• City Councilmembers: City councils are local legislative bodies that have final say over a city’s budget. They also  pass local laws and ordinances, including the creation of community-based Police Accountability Boards and other measures to increase police accountability. 

Here are some District Attorney candidates running this year that you can support to hold police accountable. We will continue to update this list throughout the election cycle. Learn more about these elections here. Register vote here.  

Los Angeles, CA

George Gascon is a reform candidate who’s been endorsed by the CA Black Women’s Democratic Club and Color of Change. Read more here. You can also donate or volunteer for his campaign. 

Cincinnati, OH

Fanon Rucker is running on a platform advocating for anti-recidivism programs and opposition to the death penalty. Rucker has been endorsed by the Hamilton County Democratic Party and Equality Cincinnati. Read more about Rucker here. You can also volunteer or donate to his campaign. 


Learn what you need to know about the inherent injustices in American government and society from the people who understand it best. 

One of the easiest ways to start learning more is by following groups and people who are leading the work and the conversation. Here’s a list:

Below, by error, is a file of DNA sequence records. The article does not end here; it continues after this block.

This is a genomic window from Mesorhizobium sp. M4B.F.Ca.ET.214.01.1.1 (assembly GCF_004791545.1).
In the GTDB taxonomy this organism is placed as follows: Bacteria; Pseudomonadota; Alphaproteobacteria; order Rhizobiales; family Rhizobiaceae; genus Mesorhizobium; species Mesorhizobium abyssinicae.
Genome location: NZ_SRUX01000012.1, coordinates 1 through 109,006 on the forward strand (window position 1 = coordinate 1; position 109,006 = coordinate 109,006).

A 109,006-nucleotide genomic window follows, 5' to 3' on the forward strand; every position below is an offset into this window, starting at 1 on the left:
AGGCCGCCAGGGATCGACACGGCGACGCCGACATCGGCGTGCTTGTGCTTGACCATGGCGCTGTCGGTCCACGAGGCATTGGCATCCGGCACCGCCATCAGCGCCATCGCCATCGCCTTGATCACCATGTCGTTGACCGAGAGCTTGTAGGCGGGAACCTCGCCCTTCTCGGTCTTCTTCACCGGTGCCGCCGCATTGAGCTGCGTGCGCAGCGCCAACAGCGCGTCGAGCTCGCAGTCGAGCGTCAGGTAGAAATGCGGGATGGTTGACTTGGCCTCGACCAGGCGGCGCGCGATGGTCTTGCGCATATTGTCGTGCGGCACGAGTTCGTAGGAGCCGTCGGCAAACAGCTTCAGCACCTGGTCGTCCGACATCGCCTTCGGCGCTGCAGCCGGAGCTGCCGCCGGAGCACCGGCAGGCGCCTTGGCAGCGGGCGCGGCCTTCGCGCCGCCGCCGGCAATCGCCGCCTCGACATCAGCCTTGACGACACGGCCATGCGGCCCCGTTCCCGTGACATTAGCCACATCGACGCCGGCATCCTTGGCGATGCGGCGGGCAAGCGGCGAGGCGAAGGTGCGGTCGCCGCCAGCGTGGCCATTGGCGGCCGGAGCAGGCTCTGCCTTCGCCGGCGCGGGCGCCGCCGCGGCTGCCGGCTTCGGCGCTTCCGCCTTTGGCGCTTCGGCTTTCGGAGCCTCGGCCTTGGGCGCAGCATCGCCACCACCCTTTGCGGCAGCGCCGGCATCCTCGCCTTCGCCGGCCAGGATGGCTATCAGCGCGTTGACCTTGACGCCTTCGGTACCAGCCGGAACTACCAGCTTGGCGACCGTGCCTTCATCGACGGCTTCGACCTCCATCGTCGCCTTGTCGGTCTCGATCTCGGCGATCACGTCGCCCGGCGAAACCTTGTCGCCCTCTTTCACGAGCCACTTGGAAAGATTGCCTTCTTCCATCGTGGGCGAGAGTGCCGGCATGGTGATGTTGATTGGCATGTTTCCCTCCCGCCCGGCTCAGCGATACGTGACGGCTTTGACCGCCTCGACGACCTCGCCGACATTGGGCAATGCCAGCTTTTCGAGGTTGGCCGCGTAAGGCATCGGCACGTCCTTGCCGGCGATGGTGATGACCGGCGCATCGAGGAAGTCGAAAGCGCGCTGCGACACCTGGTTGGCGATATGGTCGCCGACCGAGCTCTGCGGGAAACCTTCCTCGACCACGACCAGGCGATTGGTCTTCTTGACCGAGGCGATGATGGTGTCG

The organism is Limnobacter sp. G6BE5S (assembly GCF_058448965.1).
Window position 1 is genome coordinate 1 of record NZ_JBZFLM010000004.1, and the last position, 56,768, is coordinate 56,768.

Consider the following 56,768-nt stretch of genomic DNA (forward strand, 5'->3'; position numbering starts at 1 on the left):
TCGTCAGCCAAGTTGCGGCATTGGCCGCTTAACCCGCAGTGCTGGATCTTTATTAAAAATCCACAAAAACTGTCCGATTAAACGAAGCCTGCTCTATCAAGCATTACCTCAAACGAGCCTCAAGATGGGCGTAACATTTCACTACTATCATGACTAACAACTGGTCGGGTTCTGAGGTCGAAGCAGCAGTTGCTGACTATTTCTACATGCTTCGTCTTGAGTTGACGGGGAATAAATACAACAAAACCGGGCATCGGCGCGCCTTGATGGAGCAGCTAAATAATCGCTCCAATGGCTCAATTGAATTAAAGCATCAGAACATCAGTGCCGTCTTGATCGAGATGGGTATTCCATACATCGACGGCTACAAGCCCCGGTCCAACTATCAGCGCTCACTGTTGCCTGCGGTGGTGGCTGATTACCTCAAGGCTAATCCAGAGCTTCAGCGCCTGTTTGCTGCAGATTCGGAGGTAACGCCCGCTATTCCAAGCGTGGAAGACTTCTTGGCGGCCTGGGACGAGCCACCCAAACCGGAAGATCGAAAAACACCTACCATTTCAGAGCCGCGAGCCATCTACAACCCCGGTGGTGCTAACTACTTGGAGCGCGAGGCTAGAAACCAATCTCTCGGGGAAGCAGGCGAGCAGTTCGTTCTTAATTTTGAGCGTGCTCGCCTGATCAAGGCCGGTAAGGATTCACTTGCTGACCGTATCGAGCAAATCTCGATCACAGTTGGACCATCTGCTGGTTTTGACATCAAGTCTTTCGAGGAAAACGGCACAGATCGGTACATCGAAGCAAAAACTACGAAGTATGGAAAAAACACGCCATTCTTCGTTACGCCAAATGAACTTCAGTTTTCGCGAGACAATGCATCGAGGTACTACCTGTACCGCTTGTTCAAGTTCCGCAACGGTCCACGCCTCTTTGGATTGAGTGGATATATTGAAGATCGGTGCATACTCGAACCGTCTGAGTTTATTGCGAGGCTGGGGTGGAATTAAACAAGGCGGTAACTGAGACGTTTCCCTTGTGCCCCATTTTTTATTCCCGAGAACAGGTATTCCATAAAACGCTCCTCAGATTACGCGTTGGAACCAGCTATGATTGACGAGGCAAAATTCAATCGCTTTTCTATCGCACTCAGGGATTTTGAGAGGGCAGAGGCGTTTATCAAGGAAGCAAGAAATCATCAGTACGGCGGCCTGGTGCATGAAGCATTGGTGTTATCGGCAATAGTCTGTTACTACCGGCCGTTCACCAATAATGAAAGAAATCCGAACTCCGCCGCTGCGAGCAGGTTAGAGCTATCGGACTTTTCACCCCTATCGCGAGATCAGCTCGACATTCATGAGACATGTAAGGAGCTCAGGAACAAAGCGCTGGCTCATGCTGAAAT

We will continually update this list. Expand who you follow, you’ll expand what you know. 

Also, Sarah Sophie Flicker and Alyssa Klein compiled a list of resources for white people to help expand perspectives. Read it here. 

Thank you to: Black Lives Matter, Campaign Zero, Sarah Sophie Flicker, Alyssa Klein, The Appeal, ActBlue, Voting While Black, Black Lives Matter Global Network, National Bail Out, Know Your Rights Camp, Black Voters Matter Fund, BYP100, NAACP Legal Defense and Educational Fund, The National Police Accountability Project, Color of Change Education Fund, Unicorn Riot, Advancement Project, The Marshall Project, Louisville Community Bail Fund, Philadelphia Bail Fund, LGBTQ Freedom Fund, Chicago Community Bond Fund, Forsyth County Community Bail Fund, Luke 4:18 Bail Fund, Connecticut Bail Fund, Restoring Justice Bail Fund, Dauphin County Bail Fund, Northwest Community Bail Fund, Hamilton County Community Bail Fund, Bukit Bail Fund of Pittsburgh, Community Justice Exchange National Bail Fund Network, Massachusetts Bail Fund, Hawai’i Community Bail Fund, Tucson Second Chance Community Bail Fund, Memphis Community Bail Fund, Mississippi Bail Fund Collective, Philadelphia Community Bail Fund, National Bail Out #FreeBlackMamas, Richmond Community Bail Fund, Nashville Community Bail Fund, Fronterizo Fianza Fund, Free the 350 Bail Fund, NC Community Bail Fund of Durham, Colorado Freedom Fund, Kansas City Community Bail Fund, New Orleans Safety and Freedom Fund, Portland Freedom Fund, Montgomery Bail Out Fund, Columbus Freedom Fund, Michigan Solidarity Bail Fund, Baltimore Action Legal Team (BALT), NorCal Resist Activist Bail & ICE Bond Fund, Brooklyn Community Bail Fund, DeDe McClure Community Bail Fund, Eastern Iowa Community Bond Project, Black Visions Collective, Reclaim The Block, Movement for Black Lives Mutual Aid Fund, Atlanta Mutual Aid Fund, Prison Book Program, Austin Justice Coalition, Pure Justice, Community Advocates for Just and Moral Governance, You Good, Sis, Cincinnati Bail Fund, Believers Bail Out.